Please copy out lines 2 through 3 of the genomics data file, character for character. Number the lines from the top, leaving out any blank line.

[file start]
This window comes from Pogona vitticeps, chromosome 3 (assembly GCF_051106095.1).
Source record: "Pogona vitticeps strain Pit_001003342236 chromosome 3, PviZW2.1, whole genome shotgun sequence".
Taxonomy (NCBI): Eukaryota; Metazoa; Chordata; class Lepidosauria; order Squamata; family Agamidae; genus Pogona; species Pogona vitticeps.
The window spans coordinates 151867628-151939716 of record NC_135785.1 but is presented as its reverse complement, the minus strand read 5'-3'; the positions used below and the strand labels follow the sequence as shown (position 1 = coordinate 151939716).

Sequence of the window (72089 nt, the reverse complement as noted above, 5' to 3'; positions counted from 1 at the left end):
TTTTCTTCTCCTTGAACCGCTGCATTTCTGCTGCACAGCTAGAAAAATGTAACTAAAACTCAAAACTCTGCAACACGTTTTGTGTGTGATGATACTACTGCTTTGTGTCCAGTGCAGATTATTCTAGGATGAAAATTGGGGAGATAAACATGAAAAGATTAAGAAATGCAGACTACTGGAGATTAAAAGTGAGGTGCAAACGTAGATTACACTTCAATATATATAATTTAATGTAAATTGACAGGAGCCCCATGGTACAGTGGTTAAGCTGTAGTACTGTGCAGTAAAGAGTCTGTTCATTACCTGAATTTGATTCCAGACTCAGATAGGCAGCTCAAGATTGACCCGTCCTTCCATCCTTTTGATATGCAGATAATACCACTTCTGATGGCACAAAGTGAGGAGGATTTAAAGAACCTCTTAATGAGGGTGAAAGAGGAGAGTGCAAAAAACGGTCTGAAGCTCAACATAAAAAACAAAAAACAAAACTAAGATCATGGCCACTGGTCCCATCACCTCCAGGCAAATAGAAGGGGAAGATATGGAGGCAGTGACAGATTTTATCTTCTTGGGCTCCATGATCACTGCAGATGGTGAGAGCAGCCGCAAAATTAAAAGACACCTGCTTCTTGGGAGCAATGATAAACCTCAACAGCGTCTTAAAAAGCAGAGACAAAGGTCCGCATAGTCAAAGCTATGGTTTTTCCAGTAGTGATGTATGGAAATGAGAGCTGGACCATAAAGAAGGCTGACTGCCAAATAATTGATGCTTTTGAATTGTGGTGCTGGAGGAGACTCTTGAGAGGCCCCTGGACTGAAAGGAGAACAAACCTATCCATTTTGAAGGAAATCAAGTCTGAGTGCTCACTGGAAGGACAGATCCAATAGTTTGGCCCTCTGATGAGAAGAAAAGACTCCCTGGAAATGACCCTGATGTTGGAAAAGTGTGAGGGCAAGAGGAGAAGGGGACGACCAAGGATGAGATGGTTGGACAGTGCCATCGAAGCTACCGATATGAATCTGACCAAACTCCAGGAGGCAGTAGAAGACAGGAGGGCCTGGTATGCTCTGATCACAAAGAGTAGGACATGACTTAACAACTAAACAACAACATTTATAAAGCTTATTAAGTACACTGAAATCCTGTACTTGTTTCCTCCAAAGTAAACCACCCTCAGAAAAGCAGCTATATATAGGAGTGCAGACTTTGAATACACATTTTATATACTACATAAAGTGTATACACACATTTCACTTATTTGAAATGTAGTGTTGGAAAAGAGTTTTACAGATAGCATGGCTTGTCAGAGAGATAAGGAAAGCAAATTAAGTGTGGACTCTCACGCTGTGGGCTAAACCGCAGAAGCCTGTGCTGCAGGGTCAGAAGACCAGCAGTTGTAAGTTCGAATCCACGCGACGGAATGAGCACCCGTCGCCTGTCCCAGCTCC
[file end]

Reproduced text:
Source record: "Pogona vitticeps strain Pit_001003342236 chromosome 3, PviZW2.1, whole genome shotgun sequence".
Taxonomy (NCBI): Eukaryota; Metazoa; Chordata; class Lepidosauria; order Squamata; family Agamidae; genus Pogona; species Pogona vitticeps.